I have been thinking about this in conjunction with this “Do I like Lukashenka” essay I have been working on. When I am up at the village and I speak to the locals there, in general they all approve of and support the president. Yes, you heard me correctly and you need to know this. Without the slightest hint of fear and with the most basic reasons to back up their opinions, they love, support and respect the man. I’m sorry if you thought you had some unanimous opposition thing going on but you don’t. Now, why is this so? Well, to state it as succinctly as I can it is because he allows them to continue with their lives as they have always lived it. They have been doing this one-acre subsistence gardening thing their whole lives. This is how they live and, if you apply a true demographic, Belarus has more than half its population doing exactly this.

But this life is hard right? It is a lot of work. Maybe they would rather be doing something else. No they don’t. Why not? Because they re old, and because they have been doing this forever. Why do they like Lukashenka? If you ask, they will tell you: It is because life is calm, we are left alone, our pensions are absolutely enough for us and nobody is giving us any problems.

But that can’t be, can it? Do you mean to say that you think $80 or $100 a month is enough? Yes they do. The pensions for the most part cover the bread and cooking oil, and the maybe 5-$10 they pay for the land. And electricity. I mean, you got to watch TV. It would be nice to be rich, but almost to a soul they would all simply rather be allowed to do their thing. And yes, they do that that thing of theirs quite well, thank you. How? Well, most of my neighbors raise two pigs a year and almost all of them have a cow, some chickens and maybe a goat or two or three. But the pigs are the meat staple. If they have a larger family, they may raise three or even four pigs and they take them, doing all of the butchering themselves of course after about a year. Each one-year-old pig yields about 100 kilos of meat and fat, maybe, and this is enough, if you stretch it out, to keep everyone going. If you ask, the state will allow a parcel of extra garden space roughly equal to what you own and most villagers use this to raise either white beets or more potatoes or wheat. This extra field might yield maybe four tons of food stuff which feeds the animals and the family just fine. And you know, it is not really a question of whether or not they are happy, but rather whether or not they are allowed to live. And along with that thought, as they all do have that television, you know, they are really not all that much different from anybody.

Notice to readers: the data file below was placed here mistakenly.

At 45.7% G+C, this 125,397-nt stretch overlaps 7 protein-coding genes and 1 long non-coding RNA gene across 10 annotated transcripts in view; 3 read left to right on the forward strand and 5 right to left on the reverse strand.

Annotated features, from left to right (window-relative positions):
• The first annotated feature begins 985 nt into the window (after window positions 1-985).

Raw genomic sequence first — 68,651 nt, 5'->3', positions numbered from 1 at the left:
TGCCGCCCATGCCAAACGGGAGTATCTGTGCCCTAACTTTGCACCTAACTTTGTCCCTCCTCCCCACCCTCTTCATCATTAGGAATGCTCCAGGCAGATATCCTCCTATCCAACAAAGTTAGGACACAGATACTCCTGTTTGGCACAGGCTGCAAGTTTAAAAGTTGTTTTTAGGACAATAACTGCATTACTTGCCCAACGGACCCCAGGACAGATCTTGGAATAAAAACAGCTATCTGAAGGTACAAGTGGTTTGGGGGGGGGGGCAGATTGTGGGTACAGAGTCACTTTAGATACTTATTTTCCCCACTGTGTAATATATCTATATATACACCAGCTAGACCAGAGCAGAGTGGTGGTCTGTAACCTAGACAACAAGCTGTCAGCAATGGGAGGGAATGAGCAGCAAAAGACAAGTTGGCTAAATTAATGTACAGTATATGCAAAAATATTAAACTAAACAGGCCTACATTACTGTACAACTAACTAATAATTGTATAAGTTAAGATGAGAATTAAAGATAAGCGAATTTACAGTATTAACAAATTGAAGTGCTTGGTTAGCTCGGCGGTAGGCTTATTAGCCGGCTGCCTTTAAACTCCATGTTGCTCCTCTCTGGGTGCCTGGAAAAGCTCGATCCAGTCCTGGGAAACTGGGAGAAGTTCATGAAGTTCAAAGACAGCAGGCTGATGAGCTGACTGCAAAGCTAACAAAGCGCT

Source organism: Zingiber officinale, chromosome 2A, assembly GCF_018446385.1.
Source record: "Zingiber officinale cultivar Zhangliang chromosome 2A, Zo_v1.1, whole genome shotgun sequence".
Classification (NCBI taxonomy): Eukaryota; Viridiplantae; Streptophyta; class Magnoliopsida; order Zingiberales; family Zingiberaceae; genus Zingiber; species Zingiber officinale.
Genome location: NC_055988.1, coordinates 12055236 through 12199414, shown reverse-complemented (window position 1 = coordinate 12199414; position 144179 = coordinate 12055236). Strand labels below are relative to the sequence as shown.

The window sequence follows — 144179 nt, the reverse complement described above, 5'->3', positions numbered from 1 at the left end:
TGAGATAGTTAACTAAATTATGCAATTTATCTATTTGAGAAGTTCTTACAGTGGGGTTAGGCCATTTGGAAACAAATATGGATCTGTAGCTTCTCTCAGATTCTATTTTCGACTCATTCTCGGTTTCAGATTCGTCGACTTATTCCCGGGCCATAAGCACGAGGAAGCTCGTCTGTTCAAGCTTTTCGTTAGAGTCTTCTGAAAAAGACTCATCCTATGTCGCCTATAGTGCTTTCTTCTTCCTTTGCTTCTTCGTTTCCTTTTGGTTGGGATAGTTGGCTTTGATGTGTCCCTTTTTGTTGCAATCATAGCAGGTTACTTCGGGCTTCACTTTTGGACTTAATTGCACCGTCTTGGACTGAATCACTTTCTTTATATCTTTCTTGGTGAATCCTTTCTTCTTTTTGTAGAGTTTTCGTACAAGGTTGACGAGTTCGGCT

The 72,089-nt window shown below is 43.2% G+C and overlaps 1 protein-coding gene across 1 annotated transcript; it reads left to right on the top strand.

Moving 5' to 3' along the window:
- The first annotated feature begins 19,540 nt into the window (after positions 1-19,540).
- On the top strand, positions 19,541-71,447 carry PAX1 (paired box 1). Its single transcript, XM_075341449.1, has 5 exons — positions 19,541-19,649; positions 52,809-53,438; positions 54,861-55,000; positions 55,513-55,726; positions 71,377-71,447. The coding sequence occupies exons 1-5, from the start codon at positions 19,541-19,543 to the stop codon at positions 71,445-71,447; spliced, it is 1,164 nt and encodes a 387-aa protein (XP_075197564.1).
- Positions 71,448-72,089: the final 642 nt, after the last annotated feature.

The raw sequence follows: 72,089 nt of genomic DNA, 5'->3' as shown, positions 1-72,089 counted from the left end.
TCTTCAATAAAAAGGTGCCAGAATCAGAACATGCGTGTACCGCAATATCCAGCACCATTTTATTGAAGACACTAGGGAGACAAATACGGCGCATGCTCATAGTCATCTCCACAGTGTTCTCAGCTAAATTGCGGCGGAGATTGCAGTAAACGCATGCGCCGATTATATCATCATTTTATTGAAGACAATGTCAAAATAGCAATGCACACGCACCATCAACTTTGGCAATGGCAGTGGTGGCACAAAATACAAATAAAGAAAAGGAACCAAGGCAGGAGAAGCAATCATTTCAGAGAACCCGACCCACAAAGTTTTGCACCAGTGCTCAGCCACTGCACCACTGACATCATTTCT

So, if you can see the point that I am trying to make here, who is to say that, and this is strictly speaking in financial terms now, who is to say that being obligated to 100’s of thousands of dollars in debt on cracker board houses is the meaning of life? Who’s to say that needing to spend ludicrous mounts of money on inanities just to satisfy one’s ego’s dementias is a better way to spend one’s God-given time? But are they happy? you ask. Do they have freedom? you may wonder. Are you? Do you?

And this is where I am struggling with all of this political crap I have been into lately. I mean, just for a second, let’s pretend that the politicians know or at least remember that they are supported in their lives by the taxes of the people who live within their jurisdiction. And let us also remember for a second that people are supposed to be able to at least have the possibility of some happiness in their lives. If this is so, and I certainly hope that you can see that what I just said better be true, than why must the world be so completely and mercilessly apposed someone who has done nothing but simply protect the way of life of more than half the population of his country, which is exactly what Lukashenka has been doing. And I may add, this was exactly what was asked of him when he first started.

But this is not to say that I am going to vote yes. I am not saying this at all. All I am saying is that thank God I have a place where I can grow a major percentage of my family’s food. That I like doing this may be one thing but that we need to do it is another. And that we can, even without a car is yet another. But I'm trying real hard, Ringo, real hard.

So what I am saying is that this “Do I like the president of Belarus” article is a difficult thing to write. It is difficult because the arguments involved are not so easy to deal with as you may think. But I am working on it. Thank g-d I have some fresh apple juice to keep me going. And, and this is if I am able to deal with the next few weeks without getting tossed, one great thing is that I am going to have a lot of this cool food stuff happening every two or three days for the next two to three months. A great time of year to be alive. So maybe the real question is not whether or not this life is good or if it is bad but rather: Is a moment such as this something worthy enough to be thought of as “Something to look forward to?”.